The road passed under some of the largest ponderosas I’d seen. The trunks had a diameter of 4 or 5 feet. The tops towered 60 or 70 feet into the air, gently swaying against a rich blue sky. The trees gave way to a large open plain of short grass which I cut across in order to save a few miles. I then followed a road back up to the divide. Along the way, a truck carrying 3 old hunters passed by me. “Need a ride?”, they asked. I politely turned down their offer. A few miles later I reached the divide and passed the hunters again, they were parked off the side of the road. “Geez, I didn’t think you’d make it up this far till after dark”, one of them commented. “Well, I’ve done a lot of walking”, I explained, “I’ve worked up to a pretty good pace.” I explained where I was heading. The man knew the entire Gila National Forest by heart it seemed. He mentioned that he’d hiked down the Gila River canyon “about 30 years ago, I think… Boy, it’s a beautiful country down there”. He shook his head and pursed his lips, then let slip a great secret, “You’re gonna live a long time”, he told me. I felt I already had.
Further up the road, I passed a section of forest that was undergoing a controlled burn. The bed of needles under the ponderosas was black and smoldering in places. The big trees were charred at the base, but generally un-phased. The forest looked empty, like it’d just been cleaned and swept. click to enlarge
At sunset, I left the road and came to another giant plain, soft rolls of grass extended for miles ahead. The sky ignited into a deep blue canvas painted with huge splotches of red and purple. A few pronghorn floated over the grass in the horizon. As darkness took over, an owl skirted past my head without a sound. For a moment I forgot where I was… I wasn’t hiking, I was just watching a movie and it was time for another intermission. click to enlarge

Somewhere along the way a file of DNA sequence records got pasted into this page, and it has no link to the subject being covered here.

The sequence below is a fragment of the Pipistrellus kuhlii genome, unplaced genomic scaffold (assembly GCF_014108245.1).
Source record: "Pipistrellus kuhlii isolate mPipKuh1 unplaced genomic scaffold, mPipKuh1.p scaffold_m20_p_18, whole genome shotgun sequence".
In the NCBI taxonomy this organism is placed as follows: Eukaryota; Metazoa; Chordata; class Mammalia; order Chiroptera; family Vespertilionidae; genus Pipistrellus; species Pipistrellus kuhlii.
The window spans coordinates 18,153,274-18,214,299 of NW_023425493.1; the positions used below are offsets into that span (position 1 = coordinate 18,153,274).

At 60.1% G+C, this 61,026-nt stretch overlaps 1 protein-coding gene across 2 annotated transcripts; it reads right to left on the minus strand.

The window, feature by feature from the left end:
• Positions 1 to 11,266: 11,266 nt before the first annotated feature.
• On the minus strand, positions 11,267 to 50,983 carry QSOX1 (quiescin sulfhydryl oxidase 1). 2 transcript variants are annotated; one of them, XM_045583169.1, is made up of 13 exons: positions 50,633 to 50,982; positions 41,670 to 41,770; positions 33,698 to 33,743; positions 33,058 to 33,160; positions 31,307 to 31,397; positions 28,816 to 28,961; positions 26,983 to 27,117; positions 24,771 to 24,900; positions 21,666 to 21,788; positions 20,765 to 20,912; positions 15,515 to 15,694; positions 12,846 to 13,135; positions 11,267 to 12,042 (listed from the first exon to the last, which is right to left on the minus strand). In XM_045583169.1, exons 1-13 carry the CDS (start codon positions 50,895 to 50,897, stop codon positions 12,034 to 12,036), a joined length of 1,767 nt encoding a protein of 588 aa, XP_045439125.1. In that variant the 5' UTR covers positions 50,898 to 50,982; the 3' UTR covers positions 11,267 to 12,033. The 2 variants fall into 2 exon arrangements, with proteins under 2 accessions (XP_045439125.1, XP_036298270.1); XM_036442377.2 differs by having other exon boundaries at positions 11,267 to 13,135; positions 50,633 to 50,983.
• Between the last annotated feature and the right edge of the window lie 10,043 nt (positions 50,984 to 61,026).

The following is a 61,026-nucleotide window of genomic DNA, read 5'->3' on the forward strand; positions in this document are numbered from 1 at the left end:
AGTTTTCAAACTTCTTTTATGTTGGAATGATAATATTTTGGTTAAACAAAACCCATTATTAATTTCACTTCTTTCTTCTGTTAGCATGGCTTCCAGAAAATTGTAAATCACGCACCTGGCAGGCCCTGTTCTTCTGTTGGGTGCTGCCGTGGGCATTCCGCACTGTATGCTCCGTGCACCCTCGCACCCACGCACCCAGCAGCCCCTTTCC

The frozen void of space clamped down that night, and I awoke to an icy landscape. We were so dependant on the sun for everything, always one rotation away from an inexorable deep freeze. If anything did deserve our worship and praise, it was the sun – the giver of heat and sustainer of life. I said “thank you” to the sun as it came over the horizon and melted the cold away.
I continued walking over the giant rolls of grass until they gave way to a series of snake-like canyons that grew fatter as they wound downhill. I reached one canyon’s bottom and observed a trickle of water steadily flowing from pool to pool. I’d be following that water for the next 4 days as it carved a path through the rock toward an ocean far away. It was an unofficial and inauspicious start of the Gila River.
First though, the water got trapped by a man made lake, Snow Lake, born in 1967. A nearby sign boasted how construction of the lake was financed by revenues from fishing licenses. I was almost surprised some corporation hadn’t bought the naming rights. A car-campground near the lake sported a population of outdoor motorsportsmen newly roused and stoking morning fires. I laid out my frosted belongings on a picnic table and munched on some nuts as a giant RV drove past. One man drove the RV, which towed a pickup truck that held an ATV in its bed – a progression of motorized distractions that helped keep his physical activity to a minimum.
A woman drove up. She worked for the forest service and managed the campground. She lived in a cabin somewhere out in the nearby woods. She got paid almost nothing but had no expenses. She seemed to be one of the happiest people I’d ever met, she’d found her nirvana, a route to happiness that didn’t require a bank. She’d met a couple CDT hikers in the springtime, headed north. From her description, I deduced they were the two I’d met up in Glacier, the two that had quit. I now viewed them in a new perspective, having seen what they’d missed. I felt sorry for them, I regretted not trying harder to encourage them to continue. I hoped the path they’d chosen had been the right one for them. I knew the path ahead was the right one for me. I walked around Snow Lake, over the earthen dam at the end, and down to the water flowing below. A mile later, I hopped over the Gila River for the first time.